1. Implied
    1. Same definition as above
    2. The number of needs are not important, but what you do with them is
  2. Explicit
    1. Specific customer statements of wants or desires
    2. These are most important

 

The takeaway
Your questioning should unveil what the customer’s implied needs are, which then lead to explicit needs. Those are what is important.

 

 

Chapter 4 – The SPIN strategy

Situation Questions

  • Part of most sales cycles
  • Not linked to success
  • Too many Qs? Buyers get bored

 

Problem Questions (good)

  • Better than situational Qs
  • Not linked to success

 

Some cultures are not comfortable with sellers probing into their problems. Ex: Japan

 

Implicit Questions (better)

  • Build a customer’s perception of value
  • Are the language of the decision maker
  • Weakness:
    • They make customers more uncomfortable with the problem. They feel negative and sad

Need / Payoff Questions (best)

  • About the value or usefulness of a solution
  • They focus the customer’s attention on the solution
  • Gets the customer telling you about the benefits
  • These create a positive effect
  • They also allow someone to become an internal cheerleader for you / your product

 

How to use SPIN questions

  • Come up with potential problems the customer may face before the call
  • Come up with questions to uncover those problems

 

 

Chapter 5 – Giving Benefits in Major Sales

Features

  • Facts, data, or info about the product
  • Unpersuasive
  • Don’t help or harm a sale
  • Users respond more positively than buyers
  • By listing features, buyers come to expect a higher price!

 

Benefits

  • Show how a feature can help
  • Much more powerful than features

 

There are two types of benefits:

Type A:

Can help the customer – useful in small sales

 

Type B:

Fulfill an explicit need – useful in large sales

 

Demonstrating capabilities

  • Don’t demonstrate too early in the call
  • Beware of just listing advantages of your product
  • Instead, illustrate what problem your solution solves

 

 

Chapter 6 – Preventing Objections

Everyone will receive rejections. Skilled sellers receive fewer though, because they know objection prevention, not how to handle rejection.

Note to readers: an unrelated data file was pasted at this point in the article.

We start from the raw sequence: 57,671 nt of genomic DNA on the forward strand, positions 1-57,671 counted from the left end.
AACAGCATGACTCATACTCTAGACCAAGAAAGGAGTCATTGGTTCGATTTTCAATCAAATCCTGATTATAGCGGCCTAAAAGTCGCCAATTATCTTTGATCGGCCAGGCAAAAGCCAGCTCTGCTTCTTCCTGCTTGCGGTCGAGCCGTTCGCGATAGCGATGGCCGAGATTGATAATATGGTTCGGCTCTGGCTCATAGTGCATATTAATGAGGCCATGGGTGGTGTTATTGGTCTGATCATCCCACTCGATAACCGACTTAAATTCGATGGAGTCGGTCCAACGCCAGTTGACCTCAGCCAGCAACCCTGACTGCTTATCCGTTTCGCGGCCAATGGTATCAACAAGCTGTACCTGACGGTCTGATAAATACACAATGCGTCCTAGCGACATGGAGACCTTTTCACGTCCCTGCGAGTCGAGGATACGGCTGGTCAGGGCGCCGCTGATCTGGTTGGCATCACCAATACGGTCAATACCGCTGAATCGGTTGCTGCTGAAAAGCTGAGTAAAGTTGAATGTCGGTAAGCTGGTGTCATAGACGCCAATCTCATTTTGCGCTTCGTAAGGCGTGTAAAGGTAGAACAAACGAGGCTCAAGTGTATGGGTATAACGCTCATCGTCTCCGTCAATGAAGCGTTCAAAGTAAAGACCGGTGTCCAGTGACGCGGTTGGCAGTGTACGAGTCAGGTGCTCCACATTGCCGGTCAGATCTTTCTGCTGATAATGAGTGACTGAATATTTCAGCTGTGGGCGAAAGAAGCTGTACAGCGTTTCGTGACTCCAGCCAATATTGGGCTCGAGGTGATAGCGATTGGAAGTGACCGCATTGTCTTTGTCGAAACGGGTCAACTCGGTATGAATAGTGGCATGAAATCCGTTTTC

Most objections are to your solutions that don’t fit a need of the customer.
If a customer has an objection about the value of your product, that means you are not developing  a strong enough understanding of a customer’s needs.

 

 

Chapter 7 – Preliminaries: Opening the Call

Early stages of a meeting

Ever forget someone’s name, immediately after meeting them? That’s because we are overwhelmed with information when we meet someone new. Be sure not to overload them with even more info.

 

Conventional Openings

These are OK in small sales, but will have limited success in larger sales

  1. Relate to a buyer’s personal interest
    1. People become suspicious of you when you do this!
  2. Make an opening benefit statement about the product
    1. You can get trapped!
      1. Don’t demonstrate benefits / capabilities too early in the call
      2. You don’t get to ask any questions and investigate the customer’s problem!

 

What works?

Focus on the objective, which is to get consent to move on to the investigation stage

  • Get down to business quickly
  • Avoid offering solutions too soon
  • Concentrate on asking questions

 

After the call

Did you complete your objective?

What would you change?

What did you learn that could benefit future calls w/ the customer?

What did you learn that could benefit future calls w/ other customers?

 

 

Chapter 8 – Turning Theory into Practice

Keys to learning

  1. Practice 1 behavior at a time
  2. Do it 3x
  3. Quantity before quality
    1. Focus on just doing something, and not on perfecting it
  4. Practice in safe / comfortable situations

 

Creating a needs-payoff question with the customer

You should ask them:

 

  • How do you think our solution could help you?
  • What do you see as the plusses of this approach?

 

This way they feel as though they came up with the solution, and they become internal cheerleaders for you and remember the benefits of your product.

 

 

 

 

 

 

-----------------------


subscribe-to-youtube

Leave a Reply